Renters not second-class citizens
Re: “Appalled by John Horgan’s $400 renters plan”, (Citizen, April 21)
I am a renter who lives within the City of Duncan. I owned my own home for over 20 years. However, my husband and I decided it was time to say goodbye to the constant work and cost it took to maintain that home. We wanted to retire and leave the responsibilities to younger people who have the health and stamina to take care of a home and property and have a little fun with the time we have left in our lives.
In so doing, we had to weigh the differences between renting and owning and they are considerable. We no longer have equity, but we no longer have yard maintenance. We no longer have lots o froom, but we have a lot less space to keep clean. Yes, Mr. McAulay, you pay taxes on your property which includes hospitals, parks, fire departments, and schools. What you don’t understand is that my rent pays for the same things.
Your property tax is reassessed each year and you have to pay more because of the rising cost for all of the above. My rent is raised every year as well in order to also keep up with those things. The assessment on your home just increases the value of it — I’m sure your home was not the half a million piece of property you started out with when you first bought it. The chunk of change I opay out each months goes to my landlord who owns my building so he can pay the taxes for me. He pays for insurance on the building, garbage collection, water, utilities, snow removal in our parking lot, and to all the people involved who come to clean carpets, wash windows, check our smoke detectors, and all the other little htings that go with living in an apartment building that I don’t have to write a cheque for myself.
Where do you think my rent comes from? I have worked just as hard my entire life to pay for my living space the same as you have. You get to claim your mortgage interest on your income tax form, but I don’t get to claim my rent. You get to claim a homeowner’s grant each year to help offset your taxes, but I get to claim nothing. I pay for the privilege of living in someone else’s house and I get no grant or tax advantage for that.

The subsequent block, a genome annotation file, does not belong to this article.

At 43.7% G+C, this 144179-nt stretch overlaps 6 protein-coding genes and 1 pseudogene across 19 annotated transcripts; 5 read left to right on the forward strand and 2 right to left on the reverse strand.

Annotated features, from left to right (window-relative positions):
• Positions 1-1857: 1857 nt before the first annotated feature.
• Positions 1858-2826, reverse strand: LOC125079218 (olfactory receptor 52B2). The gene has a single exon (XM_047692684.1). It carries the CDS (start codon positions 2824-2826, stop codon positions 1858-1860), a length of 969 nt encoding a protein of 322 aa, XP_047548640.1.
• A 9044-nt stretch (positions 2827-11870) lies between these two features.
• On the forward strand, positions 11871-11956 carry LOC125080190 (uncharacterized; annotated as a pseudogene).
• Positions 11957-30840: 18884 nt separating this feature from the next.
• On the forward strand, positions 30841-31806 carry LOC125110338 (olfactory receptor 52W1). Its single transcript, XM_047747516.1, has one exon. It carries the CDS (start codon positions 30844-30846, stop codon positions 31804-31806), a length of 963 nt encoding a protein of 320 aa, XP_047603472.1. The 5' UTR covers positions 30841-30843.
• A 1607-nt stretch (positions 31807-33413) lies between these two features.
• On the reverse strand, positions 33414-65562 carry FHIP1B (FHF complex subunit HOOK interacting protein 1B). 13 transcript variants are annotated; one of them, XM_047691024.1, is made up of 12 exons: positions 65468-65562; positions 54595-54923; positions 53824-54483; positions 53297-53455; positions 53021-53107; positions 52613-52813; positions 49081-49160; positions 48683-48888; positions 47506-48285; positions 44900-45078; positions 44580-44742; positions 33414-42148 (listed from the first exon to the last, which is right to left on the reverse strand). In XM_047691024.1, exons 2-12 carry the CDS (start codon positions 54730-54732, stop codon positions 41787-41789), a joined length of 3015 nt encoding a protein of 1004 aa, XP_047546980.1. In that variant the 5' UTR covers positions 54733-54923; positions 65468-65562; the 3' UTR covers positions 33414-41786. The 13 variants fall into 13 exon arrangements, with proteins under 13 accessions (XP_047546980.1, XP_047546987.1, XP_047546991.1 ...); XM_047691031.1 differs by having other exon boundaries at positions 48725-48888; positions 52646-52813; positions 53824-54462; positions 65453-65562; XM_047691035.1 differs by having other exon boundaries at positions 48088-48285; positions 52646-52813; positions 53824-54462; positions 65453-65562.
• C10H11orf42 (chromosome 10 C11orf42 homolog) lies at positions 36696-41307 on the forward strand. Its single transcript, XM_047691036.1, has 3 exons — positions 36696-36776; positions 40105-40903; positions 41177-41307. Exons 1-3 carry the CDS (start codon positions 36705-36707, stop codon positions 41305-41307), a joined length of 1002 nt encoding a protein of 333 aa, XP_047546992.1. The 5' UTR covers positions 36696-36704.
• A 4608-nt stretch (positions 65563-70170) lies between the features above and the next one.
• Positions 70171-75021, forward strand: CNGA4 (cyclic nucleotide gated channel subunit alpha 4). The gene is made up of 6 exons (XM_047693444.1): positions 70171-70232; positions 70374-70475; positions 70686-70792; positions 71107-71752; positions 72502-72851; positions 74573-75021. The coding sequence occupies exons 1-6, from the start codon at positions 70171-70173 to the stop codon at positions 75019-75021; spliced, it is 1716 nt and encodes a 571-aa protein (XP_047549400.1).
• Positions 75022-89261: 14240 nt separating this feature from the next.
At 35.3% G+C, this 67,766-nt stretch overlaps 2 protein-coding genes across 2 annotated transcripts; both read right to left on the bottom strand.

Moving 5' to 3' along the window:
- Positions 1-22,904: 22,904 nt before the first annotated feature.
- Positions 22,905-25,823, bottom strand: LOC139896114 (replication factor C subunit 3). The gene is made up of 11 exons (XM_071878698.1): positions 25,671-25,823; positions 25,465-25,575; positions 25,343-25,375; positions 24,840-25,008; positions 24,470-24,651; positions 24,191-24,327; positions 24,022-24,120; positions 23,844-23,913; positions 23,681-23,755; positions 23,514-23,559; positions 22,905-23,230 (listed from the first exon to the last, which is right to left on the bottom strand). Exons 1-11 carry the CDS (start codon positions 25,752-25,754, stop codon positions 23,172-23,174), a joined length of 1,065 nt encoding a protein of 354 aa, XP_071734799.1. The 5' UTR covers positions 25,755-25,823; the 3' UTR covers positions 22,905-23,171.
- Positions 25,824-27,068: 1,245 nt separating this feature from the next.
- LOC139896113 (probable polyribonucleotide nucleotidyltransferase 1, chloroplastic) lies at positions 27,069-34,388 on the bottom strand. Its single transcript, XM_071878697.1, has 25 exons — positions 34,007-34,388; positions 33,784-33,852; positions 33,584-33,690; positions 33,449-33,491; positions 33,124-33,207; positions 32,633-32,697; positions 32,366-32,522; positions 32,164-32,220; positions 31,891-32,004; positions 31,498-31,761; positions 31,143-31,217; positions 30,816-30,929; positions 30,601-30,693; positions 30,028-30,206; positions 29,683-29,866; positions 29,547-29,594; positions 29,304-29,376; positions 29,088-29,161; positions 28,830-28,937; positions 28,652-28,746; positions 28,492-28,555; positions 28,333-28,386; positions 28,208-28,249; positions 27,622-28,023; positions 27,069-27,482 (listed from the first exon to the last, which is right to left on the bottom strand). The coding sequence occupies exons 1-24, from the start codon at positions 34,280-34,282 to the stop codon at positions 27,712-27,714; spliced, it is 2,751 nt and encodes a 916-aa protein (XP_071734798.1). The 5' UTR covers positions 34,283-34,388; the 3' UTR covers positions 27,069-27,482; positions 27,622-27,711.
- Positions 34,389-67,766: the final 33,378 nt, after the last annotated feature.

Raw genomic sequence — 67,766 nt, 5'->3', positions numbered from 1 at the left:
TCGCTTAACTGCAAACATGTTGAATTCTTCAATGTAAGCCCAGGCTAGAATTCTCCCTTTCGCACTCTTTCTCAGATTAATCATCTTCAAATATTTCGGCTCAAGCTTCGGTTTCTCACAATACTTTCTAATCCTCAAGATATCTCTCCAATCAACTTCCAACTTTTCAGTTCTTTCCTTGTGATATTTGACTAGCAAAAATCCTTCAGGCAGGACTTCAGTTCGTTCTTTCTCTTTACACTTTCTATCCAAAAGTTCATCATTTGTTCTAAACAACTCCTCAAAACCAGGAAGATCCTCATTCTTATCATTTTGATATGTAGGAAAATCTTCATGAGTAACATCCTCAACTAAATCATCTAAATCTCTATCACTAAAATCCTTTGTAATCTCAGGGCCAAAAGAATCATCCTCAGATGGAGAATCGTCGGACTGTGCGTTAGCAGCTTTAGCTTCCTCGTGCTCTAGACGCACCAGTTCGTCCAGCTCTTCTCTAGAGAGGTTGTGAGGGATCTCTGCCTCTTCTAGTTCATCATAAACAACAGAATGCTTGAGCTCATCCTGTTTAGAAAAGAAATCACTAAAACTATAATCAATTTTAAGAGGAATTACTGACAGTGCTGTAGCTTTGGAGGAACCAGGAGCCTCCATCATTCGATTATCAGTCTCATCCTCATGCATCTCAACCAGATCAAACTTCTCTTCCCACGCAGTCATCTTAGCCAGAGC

I do, however, have the peace of mind in knowning I won’t have to pay for a realtor to sell my home — all I will have to do if I want to leave is give a month’s notice. I don’t have the advantage of picking out a lovely new appliance if mine breaks down, but I won’t have to pay for one either. If my roof leaks, it won’t be my responsibility to have to hire someone and pay out for materials to fix it. If one of my windows breaks, it’s not me contacting Dobson’s Glass. If the plumbing behind my shower springs a leak, guess who get sot fix that? Not me.
So, in a nutshell, you as a homeowner and I as a renter still pay for the same things, just in a different way. Be thankful you have such a lovely home worth so much money and can still afford to maintain it financially and health-wise. If at some point you can no longer take care of your home and hav eto move to an assisted living facility, keep in mind that you will beocme a renter then, too. We really are not second-class because we pay rent.
I don’t particularly believe that Mr. Horgan should give us $400 either for renting our homes — frankly, I don’t want the handout — but if you really want a soapbox to stand on, maybe consider how much money is handed out to people who keep the drug dealers in business; this comes out of both our pockets. Maybe consider that the health care we both pay for works out to the same amount whether I make $20,000 a year or your neighbour makes $200,000 a year. I think you need to concentrate on a much bigger picture rather than the $400 Mr. Horgan has considered giving to renters, which will not likely ever happen in our lifetime.